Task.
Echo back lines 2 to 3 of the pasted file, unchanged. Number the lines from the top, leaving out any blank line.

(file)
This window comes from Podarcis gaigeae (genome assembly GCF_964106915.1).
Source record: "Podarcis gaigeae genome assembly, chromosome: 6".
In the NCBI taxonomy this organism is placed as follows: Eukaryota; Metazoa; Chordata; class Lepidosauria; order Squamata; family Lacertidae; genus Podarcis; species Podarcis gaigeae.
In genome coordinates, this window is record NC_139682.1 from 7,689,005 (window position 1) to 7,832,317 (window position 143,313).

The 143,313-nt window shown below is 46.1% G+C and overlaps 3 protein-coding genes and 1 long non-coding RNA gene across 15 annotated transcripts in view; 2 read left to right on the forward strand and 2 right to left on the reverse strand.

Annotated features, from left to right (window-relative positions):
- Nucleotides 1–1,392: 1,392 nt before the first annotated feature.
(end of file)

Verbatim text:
Source record: "Podarcis gaigeae genome assembly, chromosome: 6".
In the NCBI taxonomy this organism is placed as follows: Eukaryota; Metazoa; Chordata; class Lepidosauria; order Squamata; family Lacertidae; genus Podarcis; species Podarcis gaigeae.